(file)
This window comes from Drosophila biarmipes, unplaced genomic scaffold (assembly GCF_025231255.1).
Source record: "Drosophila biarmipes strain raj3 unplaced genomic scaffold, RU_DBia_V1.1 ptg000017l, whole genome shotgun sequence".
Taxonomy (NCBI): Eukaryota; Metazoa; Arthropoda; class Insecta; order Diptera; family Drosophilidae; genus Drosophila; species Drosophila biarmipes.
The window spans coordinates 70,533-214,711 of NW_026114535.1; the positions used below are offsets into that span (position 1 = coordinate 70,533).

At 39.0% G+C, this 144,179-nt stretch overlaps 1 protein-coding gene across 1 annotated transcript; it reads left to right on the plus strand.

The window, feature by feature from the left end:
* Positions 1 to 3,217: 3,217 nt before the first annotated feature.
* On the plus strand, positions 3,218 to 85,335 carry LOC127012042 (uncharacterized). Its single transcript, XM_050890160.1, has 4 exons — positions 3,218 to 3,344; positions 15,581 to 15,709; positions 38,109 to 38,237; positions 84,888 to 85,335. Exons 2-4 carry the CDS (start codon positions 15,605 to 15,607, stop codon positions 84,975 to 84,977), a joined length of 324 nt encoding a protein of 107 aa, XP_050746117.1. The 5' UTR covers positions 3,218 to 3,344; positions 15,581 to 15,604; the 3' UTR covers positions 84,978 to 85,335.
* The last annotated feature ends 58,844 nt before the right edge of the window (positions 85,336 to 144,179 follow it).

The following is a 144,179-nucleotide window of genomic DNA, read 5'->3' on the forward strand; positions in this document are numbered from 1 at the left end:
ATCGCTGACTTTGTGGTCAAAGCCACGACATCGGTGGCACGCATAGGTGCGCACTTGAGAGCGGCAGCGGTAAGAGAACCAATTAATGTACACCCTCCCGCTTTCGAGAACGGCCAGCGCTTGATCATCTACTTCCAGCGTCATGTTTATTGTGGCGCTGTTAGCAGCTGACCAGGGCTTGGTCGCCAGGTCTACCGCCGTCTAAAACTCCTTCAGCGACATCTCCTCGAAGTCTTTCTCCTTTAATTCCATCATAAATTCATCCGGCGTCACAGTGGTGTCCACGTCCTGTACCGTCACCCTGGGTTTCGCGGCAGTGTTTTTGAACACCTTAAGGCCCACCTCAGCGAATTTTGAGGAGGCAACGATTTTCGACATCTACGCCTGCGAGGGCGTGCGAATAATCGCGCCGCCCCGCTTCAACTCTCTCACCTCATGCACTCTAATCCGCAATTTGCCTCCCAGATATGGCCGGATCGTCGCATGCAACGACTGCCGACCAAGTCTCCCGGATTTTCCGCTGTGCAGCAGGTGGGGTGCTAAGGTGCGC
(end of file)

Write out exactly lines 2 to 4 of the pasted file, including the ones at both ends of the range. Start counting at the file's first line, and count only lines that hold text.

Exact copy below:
Source record: "Drosophila biarmipes strain raj3 unplaced genomic scaffold, RU_DBia_V1.1 ptg000017l, whole genome shotgun sequence".
Taxonomy (NCBI): Eukaryota; Metazoa; Arthropoda; class Insecta; order Diptera; family Drosophilidae; genus Drosophila; species Drosophila biarmipes.
The window spans coordinates 70,533-214,711 of NW_026114535.1; the positions used below are offsets into that span (position 1 = coordinate 70,533).